BB Ltd is planning some new building to allow the re-organisation of certain production processes.  There are two building options using the same land within the current factory perimeter, Medium Build (MB) and Small Build (SB).  Big build was rejected at an earlier stage.  Both will bring a wide range of benefits but, as many are hard to estimate, the figures needed to be treated with even more caution than usual.  Not included in the calculations is that MB allows for future expansion in a way that SB does not.  10% of the initial cost is to be paid in year 3 as part of the retention process.  After year 5, indicated by the infinity symbol, ∞,  the gains flow in perpetuity (i.e. every year and in principle forever,).

The perpetuity has been turned into a capital value by the application of the I/r factor.  The information below about the cash flows and capital investment appraisal measures has been collected so far.  ABCD applies a cost of capital of 6%.for such projects, this being irrelevant to the Accounting Rate of Return (ARR) which ABCD does not use.  As the BB managers are most familiar with ARR, you need to identify why ARR is inferior to other appraisal methods.

 

 

Small Build

Medium Build

Year

6% DCF

Factor

Cash flow (£)

Present value (£)

Cash flow (£)

Present value (£)

0

1.0000

-1,500,000

-1,500,000

(1,900,000)

(1,900,000)

1

0.9434

100,000

94,340

120,000

113,208

2

0.8900

100,000

89,000

120,000

106,800

3

0.8396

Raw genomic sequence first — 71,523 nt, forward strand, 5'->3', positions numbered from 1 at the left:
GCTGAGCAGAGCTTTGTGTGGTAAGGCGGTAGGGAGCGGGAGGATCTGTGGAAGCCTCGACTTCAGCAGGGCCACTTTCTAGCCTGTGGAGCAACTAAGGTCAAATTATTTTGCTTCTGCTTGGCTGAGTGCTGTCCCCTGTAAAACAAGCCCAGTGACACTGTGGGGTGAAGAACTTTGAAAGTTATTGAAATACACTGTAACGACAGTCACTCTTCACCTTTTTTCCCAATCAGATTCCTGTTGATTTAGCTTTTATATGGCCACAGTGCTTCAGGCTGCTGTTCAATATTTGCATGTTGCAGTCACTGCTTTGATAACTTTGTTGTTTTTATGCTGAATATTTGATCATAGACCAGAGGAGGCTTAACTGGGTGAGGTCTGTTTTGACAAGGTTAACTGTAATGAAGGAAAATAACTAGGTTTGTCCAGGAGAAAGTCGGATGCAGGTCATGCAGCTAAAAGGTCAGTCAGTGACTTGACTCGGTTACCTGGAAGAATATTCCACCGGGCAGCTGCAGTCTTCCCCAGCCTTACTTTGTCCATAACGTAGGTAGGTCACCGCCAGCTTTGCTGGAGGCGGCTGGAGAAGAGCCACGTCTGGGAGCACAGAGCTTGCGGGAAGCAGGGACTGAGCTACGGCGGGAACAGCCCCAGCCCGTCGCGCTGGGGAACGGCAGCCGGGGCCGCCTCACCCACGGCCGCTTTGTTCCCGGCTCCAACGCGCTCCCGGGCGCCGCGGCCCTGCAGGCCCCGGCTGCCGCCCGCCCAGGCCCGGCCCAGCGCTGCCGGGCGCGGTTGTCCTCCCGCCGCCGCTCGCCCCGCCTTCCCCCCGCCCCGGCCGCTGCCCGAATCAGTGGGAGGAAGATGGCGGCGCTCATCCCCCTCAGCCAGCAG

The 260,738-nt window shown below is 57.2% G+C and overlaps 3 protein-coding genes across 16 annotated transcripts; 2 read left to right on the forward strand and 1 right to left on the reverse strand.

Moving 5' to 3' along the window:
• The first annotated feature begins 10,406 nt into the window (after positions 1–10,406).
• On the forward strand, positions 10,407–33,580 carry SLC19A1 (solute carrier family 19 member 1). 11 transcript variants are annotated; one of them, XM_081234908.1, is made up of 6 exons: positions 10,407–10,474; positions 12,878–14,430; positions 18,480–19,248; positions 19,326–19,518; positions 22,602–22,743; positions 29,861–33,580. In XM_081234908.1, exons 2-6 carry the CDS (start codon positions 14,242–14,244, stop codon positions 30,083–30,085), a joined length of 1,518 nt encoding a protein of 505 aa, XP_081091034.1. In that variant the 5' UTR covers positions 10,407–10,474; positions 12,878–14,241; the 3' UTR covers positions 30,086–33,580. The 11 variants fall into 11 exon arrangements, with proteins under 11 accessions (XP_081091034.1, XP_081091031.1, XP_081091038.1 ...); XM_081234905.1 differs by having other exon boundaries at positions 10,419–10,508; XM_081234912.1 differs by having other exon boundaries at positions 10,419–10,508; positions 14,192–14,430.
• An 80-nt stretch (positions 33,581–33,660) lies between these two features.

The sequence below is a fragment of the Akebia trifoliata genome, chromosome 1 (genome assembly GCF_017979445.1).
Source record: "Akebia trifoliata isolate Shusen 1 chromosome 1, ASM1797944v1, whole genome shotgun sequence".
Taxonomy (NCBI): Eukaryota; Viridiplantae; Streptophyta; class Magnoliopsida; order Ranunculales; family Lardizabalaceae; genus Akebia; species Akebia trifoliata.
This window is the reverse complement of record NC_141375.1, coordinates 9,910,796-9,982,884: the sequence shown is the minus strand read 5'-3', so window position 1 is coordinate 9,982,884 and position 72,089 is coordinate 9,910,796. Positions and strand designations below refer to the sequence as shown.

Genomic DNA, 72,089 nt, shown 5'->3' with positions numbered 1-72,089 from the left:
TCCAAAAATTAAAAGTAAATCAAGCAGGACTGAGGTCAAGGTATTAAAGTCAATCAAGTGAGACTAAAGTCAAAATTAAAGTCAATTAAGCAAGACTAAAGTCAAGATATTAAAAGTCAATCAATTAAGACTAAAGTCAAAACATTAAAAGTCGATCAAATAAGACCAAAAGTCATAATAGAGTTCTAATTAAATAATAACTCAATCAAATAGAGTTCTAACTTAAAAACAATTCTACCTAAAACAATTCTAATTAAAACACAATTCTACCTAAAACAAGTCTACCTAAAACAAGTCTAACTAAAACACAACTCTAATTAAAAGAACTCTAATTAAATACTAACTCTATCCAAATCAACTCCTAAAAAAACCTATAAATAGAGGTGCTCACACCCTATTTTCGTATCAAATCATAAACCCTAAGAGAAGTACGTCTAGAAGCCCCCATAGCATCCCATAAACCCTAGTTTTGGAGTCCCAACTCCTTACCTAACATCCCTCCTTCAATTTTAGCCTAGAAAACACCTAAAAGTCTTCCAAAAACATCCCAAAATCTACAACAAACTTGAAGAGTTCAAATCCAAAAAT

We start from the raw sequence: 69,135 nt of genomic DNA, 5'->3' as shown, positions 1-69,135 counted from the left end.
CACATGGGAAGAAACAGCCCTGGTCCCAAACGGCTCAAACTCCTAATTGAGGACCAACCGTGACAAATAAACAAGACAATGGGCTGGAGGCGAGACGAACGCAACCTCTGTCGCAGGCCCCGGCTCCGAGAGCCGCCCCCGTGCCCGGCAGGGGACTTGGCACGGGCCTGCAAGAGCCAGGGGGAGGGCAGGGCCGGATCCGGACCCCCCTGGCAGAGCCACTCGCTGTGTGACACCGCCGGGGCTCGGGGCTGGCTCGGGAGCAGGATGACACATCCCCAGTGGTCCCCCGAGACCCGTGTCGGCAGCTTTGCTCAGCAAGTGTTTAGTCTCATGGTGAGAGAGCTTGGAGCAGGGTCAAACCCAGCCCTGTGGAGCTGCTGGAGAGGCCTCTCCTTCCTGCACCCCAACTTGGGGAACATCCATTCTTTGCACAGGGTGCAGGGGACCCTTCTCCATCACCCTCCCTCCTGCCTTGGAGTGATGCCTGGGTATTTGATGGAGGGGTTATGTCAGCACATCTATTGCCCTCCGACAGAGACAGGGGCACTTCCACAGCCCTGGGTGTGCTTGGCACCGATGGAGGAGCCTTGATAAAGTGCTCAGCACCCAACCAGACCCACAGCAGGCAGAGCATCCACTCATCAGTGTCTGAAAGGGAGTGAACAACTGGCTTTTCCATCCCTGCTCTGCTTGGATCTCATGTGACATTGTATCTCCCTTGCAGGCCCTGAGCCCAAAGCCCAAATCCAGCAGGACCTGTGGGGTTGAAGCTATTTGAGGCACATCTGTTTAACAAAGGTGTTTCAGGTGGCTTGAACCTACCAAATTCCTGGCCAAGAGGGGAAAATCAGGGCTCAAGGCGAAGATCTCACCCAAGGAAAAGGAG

-60,000

-50,376

-70,000

(58,772)

4

0.7921

120,000

95,052

130,000

102,973

5

0.7473

130,000

97,149

140,000

104,622

5+

0.7016

2,167,000

1,520,367

2,666,666

1,870,933

NPV

 

345,532

 

339,764

Payback period

14 years 3 months

14 years 10 months

Internal rate of return

7.33%

 

7.07%

Item 5 – Selecting the Builder

The technical and marketing staff have got together to get us to two options, two companies we can go with.  That’s good, but what worries me is the risk that whoever we pick might either go bust or get into such trouble that they go slow or leave the job half-finished or to try to squeeze more money from us.  I recall building companies being more likely than average to get into financial trouble.

ABCD subscribes to FAME, a financial database.  Attached are documents for you to use:
1. FAME reports on Novus and Harper (Appendices to this brief)

  1. Companies House links to their public details:
    – Harpers https://find-and-update.company-information.service.gov.uk/company/06892284 – Novus https://find-and-update.company-information.service.gov.uk/company/02403551 .

What I’d like you to do in 650 – 800 words are the following:

  1. Report on and explain what accounting ratios we can use to inform ourselves as part of guarding ourselves against the failure of those with whom we choose to work. There is gearing, the current and the quick ratios, but what else?  I don’t think people can cope with more than 10 ratios – anything up to another half dozen on top of these 3 should be fine.  And again, brevity/economy is good!
  2. Using all the ratios arising from Task 1 above, report on Novus and Harpers. Do they both pass the financial tests?  Please also comment on anything you find that needs to be drawn to the attention of senior management.
  1. Analyse and interpret core financial statements for sole traders and limited companies, in line with prescribed international accounting standards. Focus will be put on the use of annual reports of international real-world public companies.
  2. Evaluate appropriate management accounting techniques and use management accounting information to support business decision-making.
  3. Understand apply and evaluate management accounting concepts and techniques in decision making.